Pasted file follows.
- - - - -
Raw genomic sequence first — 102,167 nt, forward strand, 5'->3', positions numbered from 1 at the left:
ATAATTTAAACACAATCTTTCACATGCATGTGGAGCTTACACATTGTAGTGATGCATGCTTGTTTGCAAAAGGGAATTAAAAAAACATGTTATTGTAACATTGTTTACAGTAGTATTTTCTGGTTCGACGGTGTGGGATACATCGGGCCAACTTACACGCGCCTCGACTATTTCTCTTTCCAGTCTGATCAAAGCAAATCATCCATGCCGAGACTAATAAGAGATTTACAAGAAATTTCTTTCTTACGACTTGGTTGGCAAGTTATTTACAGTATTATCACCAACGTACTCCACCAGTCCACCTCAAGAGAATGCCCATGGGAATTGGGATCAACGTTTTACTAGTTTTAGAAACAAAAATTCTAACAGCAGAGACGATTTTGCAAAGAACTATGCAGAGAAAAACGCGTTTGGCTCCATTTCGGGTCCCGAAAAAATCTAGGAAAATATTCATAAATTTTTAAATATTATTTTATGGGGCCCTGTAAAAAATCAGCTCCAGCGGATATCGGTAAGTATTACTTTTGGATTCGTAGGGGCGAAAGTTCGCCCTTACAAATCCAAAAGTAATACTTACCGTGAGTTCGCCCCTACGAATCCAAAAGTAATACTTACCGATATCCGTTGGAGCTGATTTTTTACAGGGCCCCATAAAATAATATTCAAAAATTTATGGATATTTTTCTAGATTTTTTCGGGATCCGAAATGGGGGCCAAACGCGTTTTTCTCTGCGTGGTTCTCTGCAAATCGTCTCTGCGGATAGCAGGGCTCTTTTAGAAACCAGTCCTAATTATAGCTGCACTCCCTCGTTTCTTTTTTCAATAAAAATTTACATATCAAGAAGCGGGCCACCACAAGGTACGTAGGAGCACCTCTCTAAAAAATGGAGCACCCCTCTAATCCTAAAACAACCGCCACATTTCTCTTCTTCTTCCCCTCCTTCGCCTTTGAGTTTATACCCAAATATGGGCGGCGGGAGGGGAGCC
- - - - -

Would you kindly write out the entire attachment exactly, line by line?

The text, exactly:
Raw genomic sequence first — 102,167 nt, forward strand, 5'->3', positions numbered from 1 at the left:
ATAATTTAAACACAATCTTTCACATGCATGTGGAGCTTACACATTGTAGTGATGCATGCTTGTTTGCAAAAGGGAATTAAAAAAACATGTTATTGTAACATTGTTTACAGTAGTATTTTCTGGTTCGACGGTGTGGGATACATCGGGCCAACTTACACGCGCCTCGACTATTTCTCTTTCCAGTCTGATCAAAGCAAATCATCCATGCCGAGACTAATAAGAGATTTACAAGAAATTTCTTTCTTACGACTTGGTTGGCAAGTTATTTACAGTATTATCACCAACGTACTCCACCAGTCCACCTCAAGAGAATGCCCATGGGAATTGGGATCAACGTTTTACTAGTTTTAGAAACAAAAATTCTAACAGCAGAGACGATTTTGCAAAGAACTATGCAGAGAAAAACGCGTTTGGCTCCATTTCGGGTCCCGAAAAAATCTAGGAAAATATTCATAAATTTTTAAATATTATTTTATGGGGCCCTGTAAAAAATCAGCTCCAGCGGATATCGGTAAGTATTACTTTTGGATTCGTAGGGGCGAAAGTTCGCCCTTACAAATCCAAAAGTAATACTTACCGTGAGTTCGCCCCTACGAATCCAAAAGTAATACTTACCGATATCCGTTGGAGCTGATTTTTTACAGGGCCCCATAAAATAATATTCAAAAATTTATGGATATTTTTCTAGATTTTTTCGGGATCCGAAATGGGGGCCAAACGCGTTTTTCTCTGCGTGGTTCTCTGCAAATCGTCTCTGCGGATAGCAGGGCTCTTTTAGAAACCAGTCCTAATTATAGCTGCACTCCCTCGTTTCTTTTTTCAATAAAAATTTACATATCAAGAAGCGGGCCACCACAAGGTACGTAGGAGCACCTCTCTAAAAAATGGAGCACCCCTCTAATCCTAAAACAACCGCCACATTTCTCTTCTTCTTCCCCTCCTTCGCCTTTGAGTTTATACCCAAATATGGGCGGCGGGAGGGGAGCC